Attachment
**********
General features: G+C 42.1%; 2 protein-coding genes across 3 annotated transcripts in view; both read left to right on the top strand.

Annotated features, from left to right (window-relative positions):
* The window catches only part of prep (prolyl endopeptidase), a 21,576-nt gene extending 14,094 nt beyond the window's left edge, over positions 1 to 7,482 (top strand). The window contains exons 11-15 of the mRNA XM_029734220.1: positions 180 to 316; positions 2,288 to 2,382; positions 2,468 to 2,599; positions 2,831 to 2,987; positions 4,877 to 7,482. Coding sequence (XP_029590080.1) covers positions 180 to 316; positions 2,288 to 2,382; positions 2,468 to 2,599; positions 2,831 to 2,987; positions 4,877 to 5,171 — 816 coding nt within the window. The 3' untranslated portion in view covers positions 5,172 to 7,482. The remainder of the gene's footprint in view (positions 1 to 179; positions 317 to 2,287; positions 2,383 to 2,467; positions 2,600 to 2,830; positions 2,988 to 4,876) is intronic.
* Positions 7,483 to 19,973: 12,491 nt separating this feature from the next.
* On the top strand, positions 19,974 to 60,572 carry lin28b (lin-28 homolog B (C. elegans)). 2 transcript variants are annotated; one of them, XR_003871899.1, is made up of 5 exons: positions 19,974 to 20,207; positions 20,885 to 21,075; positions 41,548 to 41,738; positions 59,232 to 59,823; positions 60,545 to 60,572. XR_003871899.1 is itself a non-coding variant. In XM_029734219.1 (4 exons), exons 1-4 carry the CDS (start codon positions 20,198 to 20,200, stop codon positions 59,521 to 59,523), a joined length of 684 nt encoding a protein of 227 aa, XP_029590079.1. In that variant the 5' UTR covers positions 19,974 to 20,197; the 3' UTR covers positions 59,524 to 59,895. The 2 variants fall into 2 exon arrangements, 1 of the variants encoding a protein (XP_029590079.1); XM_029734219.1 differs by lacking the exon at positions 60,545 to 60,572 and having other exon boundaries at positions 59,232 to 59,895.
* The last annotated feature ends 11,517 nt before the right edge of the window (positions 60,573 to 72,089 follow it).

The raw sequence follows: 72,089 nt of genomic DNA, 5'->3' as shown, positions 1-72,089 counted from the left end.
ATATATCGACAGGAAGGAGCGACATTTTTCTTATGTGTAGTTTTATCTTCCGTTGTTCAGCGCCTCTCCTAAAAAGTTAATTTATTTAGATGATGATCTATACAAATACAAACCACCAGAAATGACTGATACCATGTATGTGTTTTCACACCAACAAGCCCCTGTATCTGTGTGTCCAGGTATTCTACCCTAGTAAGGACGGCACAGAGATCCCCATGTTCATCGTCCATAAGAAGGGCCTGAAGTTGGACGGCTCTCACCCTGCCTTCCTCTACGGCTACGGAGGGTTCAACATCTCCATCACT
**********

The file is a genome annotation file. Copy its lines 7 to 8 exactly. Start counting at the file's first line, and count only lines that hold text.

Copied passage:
The raw sequence follows: 72,089 nt of genomic DNA, 5'->3' as shown, positions 1-72,089 counted from the left end.
ATATATCGACAGGAAGGAGCGACATTTTTCTTATGTGTAGTTTTATCTTCCGTTGTTCAGCGCCTCTCCTAAAAAGTTAATTTATTTAGATGATGATCTATACAAATACAAACCACCAGAAATGACTGATACCATGTATGTGTTTTCACACCAACAAGCCCCTGTATCTGTGTGTCCAGGTATTCTACCCTAGTAAGGACGGCACAGAGATCCCCATGTTCATCGTCCATAAGAAGGGCCTGAAGTTGGACGGCTCTCACCCTGCCTTCCTCTACGGCTACGGAGGGTTCAACATCTCCATCACT